Although the component parts of Felix seem incongruous with one another, their coming together is not necessarily surprising. Lucinda Chua, probably best known for her touring work with Stars of the Lid, had been releasing solo CDRs before collaborating with Lords’ Chris Summerlin. While Stars of the Lid’s ambient drone and Lords’ dirty rock riffs can’t be further apart aesthetically, Summerlin’s contribution to Felix is far from out-of-place. His guitar adds a sense of tension to Chua’s vocals that her cello couldn’t manage alone. Add Kranky to the pairing—a label known for specializing in ambient work such as Stars of the Lid, but more recently incorporating songwriter-based bands like Deerhunter—and it comes off looking like a match made in avant-pop heaven.
Yet, You Are the One I Pick is a puzzling record. The boundary that Felix explores between a purely singer-songwriter sensibility and a more experimental chamber-pop sound is one that is not often charted, and at times they wander too far into one or the other territory. Chua’s lyrics are witty and familiarly conversational, and her delivery is best described as Regina Spektor with none of the cloying preciousness. She barely sings above a whisper for much of the album, and frequent multi-tracking of her vocals only emphasizes the effect that she’s taking you into her confidence. Add to this piano, guitar, strings, and percussion, all meticulously produced and with the hallmarks of Kranky’s avant-garde leanings, and the result is somewhere between confessional, chamber, jazz, lounge, and (at times) drone. All very interesting, but at times uneven. One wonders if Chua and Summerlin wouldn’t have benefited from a more stripped-down approach that would highlight Chua’s considerable vocal prowess to a greater extent.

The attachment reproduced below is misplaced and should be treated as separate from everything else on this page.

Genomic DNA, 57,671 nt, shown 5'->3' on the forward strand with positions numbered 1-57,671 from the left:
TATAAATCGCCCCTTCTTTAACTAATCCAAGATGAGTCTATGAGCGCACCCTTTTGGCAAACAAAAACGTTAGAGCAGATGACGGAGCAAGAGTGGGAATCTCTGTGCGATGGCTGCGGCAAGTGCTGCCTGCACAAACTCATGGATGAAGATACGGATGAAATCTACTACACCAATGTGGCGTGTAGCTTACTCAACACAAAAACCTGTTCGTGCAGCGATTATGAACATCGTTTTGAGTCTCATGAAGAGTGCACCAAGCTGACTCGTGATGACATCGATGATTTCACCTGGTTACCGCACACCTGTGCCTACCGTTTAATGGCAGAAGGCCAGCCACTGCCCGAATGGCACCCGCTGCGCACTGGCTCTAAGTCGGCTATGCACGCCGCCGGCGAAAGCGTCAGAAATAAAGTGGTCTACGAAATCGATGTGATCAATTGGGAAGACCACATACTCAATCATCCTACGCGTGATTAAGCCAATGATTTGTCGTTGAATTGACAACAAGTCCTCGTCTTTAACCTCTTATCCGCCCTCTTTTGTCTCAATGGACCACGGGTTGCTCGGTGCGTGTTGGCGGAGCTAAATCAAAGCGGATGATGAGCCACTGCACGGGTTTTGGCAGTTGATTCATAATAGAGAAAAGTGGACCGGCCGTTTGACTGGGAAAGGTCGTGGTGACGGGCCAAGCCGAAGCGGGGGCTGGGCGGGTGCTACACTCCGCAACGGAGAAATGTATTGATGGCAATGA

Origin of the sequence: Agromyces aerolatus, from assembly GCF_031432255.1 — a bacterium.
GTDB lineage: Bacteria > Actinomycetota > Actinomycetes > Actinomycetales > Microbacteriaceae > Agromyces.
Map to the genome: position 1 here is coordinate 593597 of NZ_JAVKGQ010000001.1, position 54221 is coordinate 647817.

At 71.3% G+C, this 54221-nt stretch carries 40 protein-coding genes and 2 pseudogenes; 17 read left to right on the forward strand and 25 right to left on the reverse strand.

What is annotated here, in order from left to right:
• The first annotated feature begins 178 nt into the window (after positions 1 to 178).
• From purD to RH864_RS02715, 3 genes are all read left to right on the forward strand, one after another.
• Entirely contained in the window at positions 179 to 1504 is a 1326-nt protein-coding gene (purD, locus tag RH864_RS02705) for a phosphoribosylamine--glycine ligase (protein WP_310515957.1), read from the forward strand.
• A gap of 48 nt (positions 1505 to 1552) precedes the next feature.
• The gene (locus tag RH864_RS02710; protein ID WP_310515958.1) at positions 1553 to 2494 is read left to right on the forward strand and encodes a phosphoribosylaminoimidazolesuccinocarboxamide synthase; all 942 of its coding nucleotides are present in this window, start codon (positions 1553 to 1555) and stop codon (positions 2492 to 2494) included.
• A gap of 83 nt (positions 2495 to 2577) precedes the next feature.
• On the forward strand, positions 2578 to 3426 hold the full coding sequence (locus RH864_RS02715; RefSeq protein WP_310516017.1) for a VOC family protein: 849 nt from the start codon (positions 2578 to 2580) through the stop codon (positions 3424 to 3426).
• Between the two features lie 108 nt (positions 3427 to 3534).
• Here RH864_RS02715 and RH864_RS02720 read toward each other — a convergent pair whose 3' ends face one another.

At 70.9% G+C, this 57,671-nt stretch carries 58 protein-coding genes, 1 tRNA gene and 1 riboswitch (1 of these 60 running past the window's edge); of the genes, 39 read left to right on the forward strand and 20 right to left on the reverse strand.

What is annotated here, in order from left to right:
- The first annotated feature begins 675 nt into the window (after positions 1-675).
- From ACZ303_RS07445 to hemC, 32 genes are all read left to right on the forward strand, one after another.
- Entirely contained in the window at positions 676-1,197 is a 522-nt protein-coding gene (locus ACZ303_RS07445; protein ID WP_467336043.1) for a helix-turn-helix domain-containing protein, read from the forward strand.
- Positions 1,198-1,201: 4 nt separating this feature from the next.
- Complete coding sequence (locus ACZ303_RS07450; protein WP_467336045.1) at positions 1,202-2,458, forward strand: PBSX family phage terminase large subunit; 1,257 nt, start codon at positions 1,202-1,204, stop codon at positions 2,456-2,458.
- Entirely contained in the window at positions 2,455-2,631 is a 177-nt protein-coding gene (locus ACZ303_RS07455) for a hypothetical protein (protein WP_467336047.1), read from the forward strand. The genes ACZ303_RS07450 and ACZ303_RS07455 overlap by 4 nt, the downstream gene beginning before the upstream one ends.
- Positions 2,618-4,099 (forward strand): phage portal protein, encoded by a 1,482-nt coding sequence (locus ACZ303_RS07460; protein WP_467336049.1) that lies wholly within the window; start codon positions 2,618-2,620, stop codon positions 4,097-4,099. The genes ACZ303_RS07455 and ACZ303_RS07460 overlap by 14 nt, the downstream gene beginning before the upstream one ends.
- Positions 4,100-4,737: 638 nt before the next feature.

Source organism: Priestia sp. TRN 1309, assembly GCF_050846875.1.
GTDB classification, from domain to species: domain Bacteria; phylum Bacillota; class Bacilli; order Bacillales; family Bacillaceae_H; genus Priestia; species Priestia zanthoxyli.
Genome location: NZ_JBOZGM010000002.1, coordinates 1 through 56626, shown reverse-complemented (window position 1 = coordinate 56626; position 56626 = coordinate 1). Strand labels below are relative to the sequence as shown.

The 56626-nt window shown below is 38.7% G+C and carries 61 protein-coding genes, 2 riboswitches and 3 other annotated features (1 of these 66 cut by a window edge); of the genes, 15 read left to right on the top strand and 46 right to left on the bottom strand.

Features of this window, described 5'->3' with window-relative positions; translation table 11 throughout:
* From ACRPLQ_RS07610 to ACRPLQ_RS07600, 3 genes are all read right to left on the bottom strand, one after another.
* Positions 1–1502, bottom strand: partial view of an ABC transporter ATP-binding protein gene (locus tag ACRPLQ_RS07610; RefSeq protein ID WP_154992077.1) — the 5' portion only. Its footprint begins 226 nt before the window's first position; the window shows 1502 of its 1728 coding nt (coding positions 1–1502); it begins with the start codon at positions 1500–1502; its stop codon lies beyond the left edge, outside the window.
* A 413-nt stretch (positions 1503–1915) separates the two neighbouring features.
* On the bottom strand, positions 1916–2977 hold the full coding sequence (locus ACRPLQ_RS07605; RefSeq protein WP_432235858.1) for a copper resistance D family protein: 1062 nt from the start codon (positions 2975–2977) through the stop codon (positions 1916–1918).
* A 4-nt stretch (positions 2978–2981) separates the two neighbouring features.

For all this crisis of identity, the flow of You Are the One I Pick is that of a well-written and considered record. If Chua’s lyrical tendencies sometimes seem at odds with their instrumental backing, the progression from song to song is appropriate on both counts. Narratively, Chua takes the listener through emotional highs and lows, covering topics ranging from the Marlboro Man to dragons to Twin Peaks while making each seem perfectly relatable. The music supports the arc with guitars that are alternately biting and lilting, strings that are alternately gripping and morose, and percussion that slides in and out, depending on the mood.
The record begins with a beautiful piano melody and Chua’s charmingly inflected vocals declaring “Death to everyone but us.” Her cello then enters, providing just enough background to keep the song interesting. It is songs like this that showcase the band’s strong suit. It is elegant, understated, and addicting. The second track, “You Are the One I Pick”, sees Summerlin’s guitar make its entrance. It acts here, as in much of the album, as a driving force behind the song. “What I Learned from T.V.” and “Bernard St.” are examples of the album’s tendency to wander. Both tracks open with a couple minutes of instrumental workouts, based on strings in the former and guitar and piano in the latter. These sections are successful in their own right, but distracting from the album as a whole. Through these sections, there is a feeling that the listener is merely patiently waiting for Chua’s heartbreaking voice to enter again and define the instruments as background.
Ultimately, You Are the One I Pick is a successful album. It would be more concise and consistent without the forays into post-rock instrumental explorations, but such moments only become grating after many repeated listens. And because of the sheer magnetic force of Chua’s voice, they are hardly a deterrent to repeated listens.